5
\$\begingroup\$

And then the King said: You fought bravely, Knight, and your deed will not be forgotten for centuries. For your valor I grant you this castle and the lands around it. Things rush me, and I can not take you to the castle. Therefore, I will give you the way from this place to the castle. Now go and come back after the deadline. - as it is written in the Green Book of Years.

In addition, it is known from the Green Book of Years that the lands with which the castle was granted were in the shape of a circle. The king was very wise and, in order to avoid unnecessary proceedings regarding the right to land, always granted only areas of land on the map that have a convex shape.

Recently, historians have had information about where the castle was located and where this historical conversation took place. They want to know how much land did the Knight get on the assumption that the road to the castle was perfectly straight.

Explanation

The following figure shows in light gray the territory originally granted to the knight, and in dark gray, the one that came to him as a result of the king giving him the way.

Input

The first line of the input contains two floating-point numbers: xk and yk - the coordinates of the place where the dialogue took place. The second line contains three floating-point numbers: xc, yc and rc - the coordinates of the castle and the radius of the circle that bounds the land granted with it.

Output

Print one floating-point number - the area of ​​the land obtained by the Knight, with an accuracy of at least three characters after the decimal point.

Tests

Input    Output

2 5       5.69646
2 1 1


3 9       80.7130
2 3 5


1 3       3.141
1 2 1



Note: A triangle may not include the entire semicircle if it is too close to the center, as in the test I have given.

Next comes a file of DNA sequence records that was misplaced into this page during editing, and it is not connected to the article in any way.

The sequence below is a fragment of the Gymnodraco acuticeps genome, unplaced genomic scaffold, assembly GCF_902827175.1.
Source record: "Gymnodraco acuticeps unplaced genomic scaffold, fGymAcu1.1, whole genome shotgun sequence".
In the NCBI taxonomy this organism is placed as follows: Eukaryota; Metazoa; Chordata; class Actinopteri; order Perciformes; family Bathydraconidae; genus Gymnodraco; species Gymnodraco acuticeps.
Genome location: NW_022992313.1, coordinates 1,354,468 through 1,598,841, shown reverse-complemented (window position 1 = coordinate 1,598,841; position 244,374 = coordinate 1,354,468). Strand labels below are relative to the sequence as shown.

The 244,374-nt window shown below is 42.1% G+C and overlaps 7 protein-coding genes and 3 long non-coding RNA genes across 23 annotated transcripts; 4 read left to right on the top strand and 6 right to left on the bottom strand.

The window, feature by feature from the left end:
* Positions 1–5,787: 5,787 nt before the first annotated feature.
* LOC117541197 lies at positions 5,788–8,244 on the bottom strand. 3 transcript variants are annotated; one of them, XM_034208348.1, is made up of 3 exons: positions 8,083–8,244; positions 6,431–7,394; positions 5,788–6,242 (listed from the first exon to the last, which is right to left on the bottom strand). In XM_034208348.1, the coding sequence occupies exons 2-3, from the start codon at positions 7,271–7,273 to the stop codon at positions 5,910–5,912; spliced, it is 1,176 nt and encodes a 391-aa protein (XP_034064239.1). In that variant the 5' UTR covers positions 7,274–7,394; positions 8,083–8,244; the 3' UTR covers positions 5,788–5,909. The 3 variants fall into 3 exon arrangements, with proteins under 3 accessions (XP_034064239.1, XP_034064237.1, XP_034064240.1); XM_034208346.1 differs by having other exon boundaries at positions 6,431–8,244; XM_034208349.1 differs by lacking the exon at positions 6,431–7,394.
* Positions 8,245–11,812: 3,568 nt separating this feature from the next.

\$\endgroup\$
  • 4
    \$\begingroup\$ Hi there! Please consider using The Sandbox for your challenges. I've read this several times and I'm not sure what area we're supposed to find. The dark grey? The light grey? The sum of those regions? \$\endgroup\$ – Giuseppe Aug 23 at 13:53
  • 5
    \$\begingroup\$ Please also avoid excessively long backstories. In this case, because the challenge refers back to the backstory, it actually hinders your challenge. :-( \$\endgroup\$ – Giuseppe Aug 23 at 13:55
  • 1
    \$\begingroup\$ Can you please provide examples with a radius unequal to 1? \$\endgroup\$ – Jitse Aug 23 at 14:51
  • 1
    \$\begingroup\$ Also, the triangle will never, ever include the entire semicircle, unless the radius is infinite, which it cannot be. \$\endgroup\$ – Jitse Aug 23 at 15:08
  • 4
    \$\begingroup\$ Why is the outcome of the third test case not 3.141? \$\endgroup\$ – Joel Aug 23 at 19:43
7
\$\begingroup\$

Wolfram Language (Mathematica), 51 bytes

Area@ConvexHullMesh[CirclePoints[##2,7!]~Append~#]&

Try it online!

                    CirclePoints[##2,7!]            (* generate 5040 points on the perimeter of the circle *)
                                        ~Append~#   (* append the point at the end of the way, *)
Area@ConvexHullMesh[                             ]& (* and find the area of the convex hull of those points *)
\$\endgroup\$
6
\$\begingroup\$

JavaScript (ES7), 76 bytes

Port of Jitse's answer.

with(Math)f=(X,Y,x,y,r,h=hypot(X-x,Y-y))=>r*(r*(PI-acos(r/h))+(h*h-r*r)**.5)

Try it online!

\$\endgroup\$
  • \$\begingroup\$ I borrowed your argument names for clarity \$\endgroup\$ – Jitse Aug 23 at 14:46
  • 7
    \$\begingroup\$ @Jitse Sounds fair enough since I borrowed your entire logic. :p \$\endgroup\$ – Arnauld Aug 23 at 14:48
  • \$\begingroup\$ Friendly reminder that I made a mistake in the calcualtion of the triangle's area. It worked because the radius in the example is 1. \$\endgroup\$ – Jitse Aug 23 at 14:55
  • \$\begingroup\$ @Jitse Thanks. :) \$\endgroup\$ – Arnauld Aug 23 at 15:03
  • \$\begingroup\$ It's been a while but +1 for with - always +1 for with! \$\endgroup\$ – Shaggy Aug 24 at 0:35
5
\$\begingroup\$

Python 3, 107 bytes

from math import*
def f(X,Y,x,y,r):d=hypot(X-x,Y-y);return(r>d)*pi*r*r or(pi-acos(r/d))*r*r+(d*d-r*r)**.5*r

Try it online!

-3 bytes thanks to Arnauld

-4 bytes thanks to squid

-5 bytes thanks to Greg Martin

Explanation

First, we calculate the traveled distance between both coordinates using the Pythagorean theorem. Let's call it d.

Then, we construct a rectangular triangle between coordinate 1, coordinate 2 and the point on the circle where it meets with the straight line. Using the Pythaogrean theorem again, the area of this triangle is given by $$\frac{1}{2}\times\sqrt{d^2-r^2}\times r$$ where d is the distance between the coordinates and r is the radius of the circle. Since we have two of those triangles, this area is resembled in the code by (d*d-r*r)**.5*r